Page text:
Accessibility is inclusion in action. Words, speeches, good intentions and promises translated into concrete actions that enable historically marginalized groups of people to participate in society.
Accessibility is the lifeblood of inclusion. Without granting access to participation, diversity and inclusion efforts are forms without substance, speeches loaded with emotion and beautiful illusions but lifeless.
Let me tell you an example from my situation, living with a visual disability.
When I was a child, I used to hand in my homework in Braille, which meant that both me and my teacher had to spend extra time for me to read my homework to her.
My mom was the one who spent her afternoons reading the textbooks for me. Then I could do my summaries or answer my quizzes on my noisy Perkins braille machine.
And so it went until I finished high school.
The big change happened when I discovered adaptive computing or the so called tiflo technology. I learned that there were a couple of great tools e.g., screen-reading software, which verbalized what appeared on a computer screen and allowed me to interact through keyboard commands. And OCR (optical character recognition) software that digitizes printed pages or images into text.
In college, I turned in all my homework on paper using these technologies. I would scan and read the textbooks myself and type the assignments. The professors didn't have to spend extra time on me, as my assignments were readable for them, and instead of submitting my exams orally - when someone had to read for me and type my answers - I received my exams on a USB and answered them myself on my laptop.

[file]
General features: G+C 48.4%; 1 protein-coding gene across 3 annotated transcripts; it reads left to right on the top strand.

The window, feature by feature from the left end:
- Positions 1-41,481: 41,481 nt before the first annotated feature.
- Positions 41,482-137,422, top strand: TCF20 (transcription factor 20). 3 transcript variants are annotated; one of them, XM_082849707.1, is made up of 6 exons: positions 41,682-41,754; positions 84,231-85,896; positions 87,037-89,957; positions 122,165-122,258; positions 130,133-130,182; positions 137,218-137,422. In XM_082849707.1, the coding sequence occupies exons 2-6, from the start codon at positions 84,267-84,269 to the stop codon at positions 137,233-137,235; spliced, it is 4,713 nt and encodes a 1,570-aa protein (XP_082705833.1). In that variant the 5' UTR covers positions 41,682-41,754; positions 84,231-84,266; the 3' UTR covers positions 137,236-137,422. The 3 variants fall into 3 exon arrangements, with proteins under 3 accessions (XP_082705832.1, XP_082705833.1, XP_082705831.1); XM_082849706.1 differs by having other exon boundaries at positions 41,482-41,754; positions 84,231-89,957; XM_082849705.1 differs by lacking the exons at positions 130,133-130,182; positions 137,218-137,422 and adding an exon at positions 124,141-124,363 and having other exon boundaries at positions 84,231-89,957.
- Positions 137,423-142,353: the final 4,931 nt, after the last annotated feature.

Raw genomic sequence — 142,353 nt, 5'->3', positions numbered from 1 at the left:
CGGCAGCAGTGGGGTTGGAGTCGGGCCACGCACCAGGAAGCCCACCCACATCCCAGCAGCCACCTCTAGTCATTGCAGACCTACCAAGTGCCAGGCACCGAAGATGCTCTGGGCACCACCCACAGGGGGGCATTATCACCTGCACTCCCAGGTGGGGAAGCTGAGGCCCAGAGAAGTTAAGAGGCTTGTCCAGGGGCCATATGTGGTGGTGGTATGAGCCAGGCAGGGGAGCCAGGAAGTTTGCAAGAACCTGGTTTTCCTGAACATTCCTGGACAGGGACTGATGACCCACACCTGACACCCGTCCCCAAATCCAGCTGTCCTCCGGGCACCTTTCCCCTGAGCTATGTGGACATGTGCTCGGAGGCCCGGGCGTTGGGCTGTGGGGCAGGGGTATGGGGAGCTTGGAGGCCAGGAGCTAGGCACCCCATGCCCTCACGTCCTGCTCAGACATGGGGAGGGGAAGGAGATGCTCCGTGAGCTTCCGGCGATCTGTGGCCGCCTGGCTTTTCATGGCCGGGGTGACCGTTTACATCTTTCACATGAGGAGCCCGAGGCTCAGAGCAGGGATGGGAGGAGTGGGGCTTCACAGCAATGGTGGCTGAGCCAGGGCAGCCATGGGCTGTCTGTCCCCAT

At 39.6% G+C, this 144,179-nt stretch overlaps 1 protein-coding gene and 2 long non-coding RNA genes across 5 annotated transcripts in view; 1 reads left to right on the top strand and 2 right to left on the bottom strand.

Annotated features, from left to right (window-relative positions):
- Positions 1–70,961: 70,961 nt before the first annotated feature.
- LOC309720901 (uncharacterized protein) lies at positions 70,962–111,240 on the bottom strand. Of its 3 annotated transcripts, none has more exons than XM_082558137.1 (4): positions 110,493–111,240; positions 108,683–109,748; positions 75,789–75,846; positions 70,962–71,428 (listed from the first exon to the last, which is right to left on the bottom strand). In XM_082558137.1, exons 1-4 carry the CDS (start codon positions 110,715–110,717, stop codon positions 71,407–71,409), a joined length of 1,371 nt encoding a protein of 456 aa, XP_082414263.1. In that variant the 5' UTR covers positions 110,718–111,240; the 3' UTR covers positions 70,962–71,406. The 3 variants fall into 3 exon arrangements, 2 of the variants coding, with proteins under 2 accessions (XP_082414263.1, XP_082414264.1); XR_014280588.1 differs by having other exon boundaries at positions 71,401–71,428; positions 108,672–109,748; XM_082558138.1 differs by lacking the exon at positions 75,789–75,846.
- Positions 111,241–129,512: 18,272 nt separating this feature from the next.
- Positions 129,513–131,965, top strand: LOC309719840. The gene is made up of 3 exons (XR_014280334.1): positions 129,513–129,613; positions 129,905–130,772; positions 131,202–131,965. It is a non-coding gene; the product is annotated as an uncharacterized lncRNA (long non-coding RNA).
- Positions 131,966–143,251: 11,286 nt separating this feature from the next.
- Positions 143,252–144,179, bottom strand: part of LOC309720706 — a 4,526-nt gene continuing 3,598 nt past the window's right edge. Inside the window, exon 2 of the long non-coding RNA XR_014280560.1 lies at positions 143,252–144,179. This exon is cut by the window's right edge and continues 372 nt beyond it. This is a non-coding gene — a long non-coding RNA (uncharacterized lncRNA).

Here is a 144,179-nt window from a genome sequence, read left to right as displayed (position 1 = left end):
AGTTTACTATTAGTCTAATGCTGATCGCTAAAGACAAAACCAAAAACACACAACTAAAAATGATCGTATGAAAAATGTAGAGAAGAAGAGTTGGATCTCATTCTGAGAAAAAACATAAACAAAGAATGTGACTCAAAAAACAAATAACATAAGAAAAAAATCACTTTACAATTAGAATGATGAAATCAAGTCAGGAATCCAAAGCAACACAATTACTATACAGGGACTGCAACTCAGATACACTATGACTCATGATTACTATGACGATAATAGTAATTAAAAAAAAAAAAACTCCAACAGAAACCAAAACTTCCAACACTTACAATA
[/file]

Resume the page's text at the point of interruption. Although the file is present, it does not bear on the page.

This is accessibility: the tools that allow us to overcome barriers to achieve full and autonomous participation.
In my case, the barriers were that I could not read like sighted people, and that I could not use a computer because I could not see the screen.
The accessible solution was screen reader and OCR software. And from that moment on, my mother could forget about reading books to me every afternoon, I put away my Braille machine forever and the teachers could breathe easier.
The autonomy and participation that accessible technology allowed me went far beyond the educational. I was able to read the books I wanted and not just the ones available in braille, I was able to write my own texts, I had access to social media, blogs, news and entertainment portals, and perhaps most notably, I have a remote job with DSE since 2010, which would have been impossible without accessible technology.
The mantra of accessibility is: focus on what you can change, and change it.
You can't give sight back to all blind people. As Einstein said: We cannot solve problems using the same kind of thinking we used when they were created. In other words, the solution to visual impairment is not in seeing, but in creating tools so that blind people can also participate in the visual world. The solution was not in my eyes, but in an application that today is already on every smartphone and that allows me to use it just like you do.
This is the enormous importance of accessibility. Disability - especially permanent disability - cannot be fought, it is a condition of life. What we do have to mitigate are the barriers that create inaccessibility and perpetuate the exclusion of groups such as people with disabilities.
With the right accessible tools and a constant reduction of barriers, a person with a disability can fully participate in society and dignify his or her life.